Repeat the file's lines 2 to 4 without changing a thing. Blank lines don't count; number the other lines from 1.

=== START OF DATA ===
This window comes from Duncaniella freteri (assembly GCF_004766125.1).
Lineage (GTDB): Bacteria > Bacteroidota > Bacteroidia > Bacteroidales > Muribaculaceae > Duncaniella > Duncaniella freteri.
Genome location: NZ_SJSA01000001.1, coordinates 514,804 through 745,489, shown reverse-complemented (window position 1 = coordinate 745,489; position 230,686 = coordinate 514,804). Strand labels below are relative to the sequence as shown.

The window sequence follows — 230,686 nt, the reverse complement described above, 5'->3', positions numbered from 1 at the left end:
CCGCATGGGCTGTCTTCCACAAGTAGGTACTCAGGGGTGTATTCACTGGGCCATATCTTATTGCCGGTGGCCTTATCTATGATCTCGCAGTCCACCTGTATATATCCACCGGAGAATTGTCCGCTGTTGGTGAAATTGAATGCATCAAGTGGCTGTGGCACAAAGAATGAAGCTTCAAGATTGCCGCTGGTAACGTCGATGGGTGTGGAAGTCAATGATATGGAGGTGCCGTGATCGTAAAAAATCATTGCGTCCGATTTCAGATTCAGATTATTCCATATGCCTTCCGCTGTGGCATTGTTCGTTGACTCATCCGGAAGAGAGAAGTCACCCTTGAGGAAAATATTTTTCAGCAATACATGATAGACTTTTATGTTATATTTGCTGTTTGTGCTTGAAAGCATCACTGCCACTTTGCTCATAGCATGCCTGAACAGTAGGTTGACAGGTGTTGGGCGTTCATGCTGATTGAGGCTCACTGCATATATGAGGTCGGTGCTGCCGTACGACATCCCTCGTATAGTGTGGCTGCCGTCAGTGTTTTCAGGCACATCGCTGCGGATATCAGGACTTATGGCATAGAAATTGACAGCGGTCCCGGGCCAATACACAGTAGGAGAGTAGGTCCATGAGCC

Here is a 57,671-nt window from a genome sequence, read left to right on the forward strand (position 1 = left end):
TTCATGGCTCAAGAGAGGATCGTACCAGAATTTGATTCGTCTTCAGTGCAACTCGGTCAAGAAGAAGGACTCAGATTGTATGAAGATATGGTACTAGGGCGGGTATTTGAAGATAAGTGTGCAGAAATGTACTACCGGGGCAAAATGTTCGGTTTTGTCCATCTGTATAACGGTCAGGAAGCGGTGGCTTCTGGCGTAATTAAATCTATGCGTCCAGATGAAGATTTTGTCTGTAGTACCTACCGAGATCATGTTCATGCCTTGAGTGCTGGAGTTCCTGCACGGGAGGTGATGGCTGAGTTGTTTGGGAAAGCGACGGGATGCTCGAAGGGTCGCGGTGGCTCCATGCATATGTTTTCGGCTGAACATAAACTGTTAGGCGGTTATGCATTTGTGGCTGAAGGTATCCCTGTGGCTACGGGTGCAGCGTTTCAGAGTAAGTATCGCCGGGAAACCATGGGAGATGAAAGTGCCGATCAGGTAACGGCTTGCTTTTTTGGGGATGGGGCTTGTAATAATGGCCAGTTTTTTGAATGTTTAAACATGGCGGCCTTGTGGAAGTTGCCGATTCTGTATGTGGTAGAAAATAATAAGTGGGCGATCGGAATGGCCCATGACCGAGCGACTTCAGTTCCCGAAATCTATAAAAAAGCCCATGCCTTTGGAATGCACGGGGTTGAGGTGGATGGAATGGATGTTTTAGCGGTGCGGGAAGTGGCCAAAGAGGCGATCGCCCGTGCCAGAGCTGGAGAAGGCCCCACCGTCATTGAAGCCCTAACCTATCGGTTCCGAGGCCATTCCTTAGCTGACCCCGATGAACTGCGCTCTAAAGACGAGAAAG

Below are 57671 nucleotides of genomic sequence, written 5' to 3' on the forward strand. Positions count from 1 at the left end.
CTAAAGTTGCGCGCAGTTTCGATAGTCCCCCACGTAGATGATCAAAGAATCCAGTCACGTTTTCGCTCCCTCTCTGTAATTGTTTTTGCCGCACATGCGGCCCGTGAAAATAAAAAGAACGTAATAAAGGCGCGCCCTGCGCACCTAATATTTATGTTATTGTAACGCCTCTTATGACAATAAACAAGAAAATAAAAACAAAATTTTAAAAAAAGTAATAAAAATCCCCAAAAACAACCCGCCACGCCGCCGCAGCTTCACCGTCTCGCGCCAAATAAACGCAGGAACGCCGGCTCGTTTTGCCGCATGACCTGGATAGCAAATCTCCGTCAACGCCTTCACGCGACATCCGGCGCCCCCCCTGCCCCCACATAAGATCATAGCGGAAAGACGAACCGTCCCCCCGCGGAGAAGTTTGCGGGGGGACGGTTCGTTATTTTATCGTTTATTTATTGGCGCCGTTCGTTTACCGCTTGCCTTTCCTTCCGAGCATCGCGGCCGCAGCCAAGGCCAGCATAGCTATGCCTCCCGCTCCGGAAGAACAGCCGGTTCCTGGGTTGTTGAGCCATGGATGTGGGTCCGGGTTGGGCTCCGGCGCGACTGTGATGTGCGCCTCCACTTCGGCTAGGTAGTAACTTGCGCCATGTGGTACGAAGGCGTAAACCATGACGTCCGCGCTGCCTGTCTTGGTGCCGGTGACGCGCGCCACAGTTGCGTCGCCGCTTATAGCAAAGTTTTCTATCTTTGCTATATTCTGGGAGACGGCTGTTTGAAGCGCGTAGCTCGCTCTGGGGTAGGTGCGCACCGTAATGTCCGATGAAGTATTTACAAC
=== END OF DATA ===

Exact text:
Lineage (GTDB): Bacteria > Bacteroidota > Bacteroidia > Bacteroidales > Muribaculaceae > Duncaniella > Duncaniella freteri.
Genome location: NZ_SJSA01000001.1, coordinates 514,804 through 745,489, shown reverse-complemented (window position 1 = coordinate 745,489; position 230,686 = coordinate 514,804). Strand labels below are relative to the sequence as shown.

The window sequence follows — 230,686 nt, the reverse complement described above, 5'->3', positions numbered from 1 at the left end: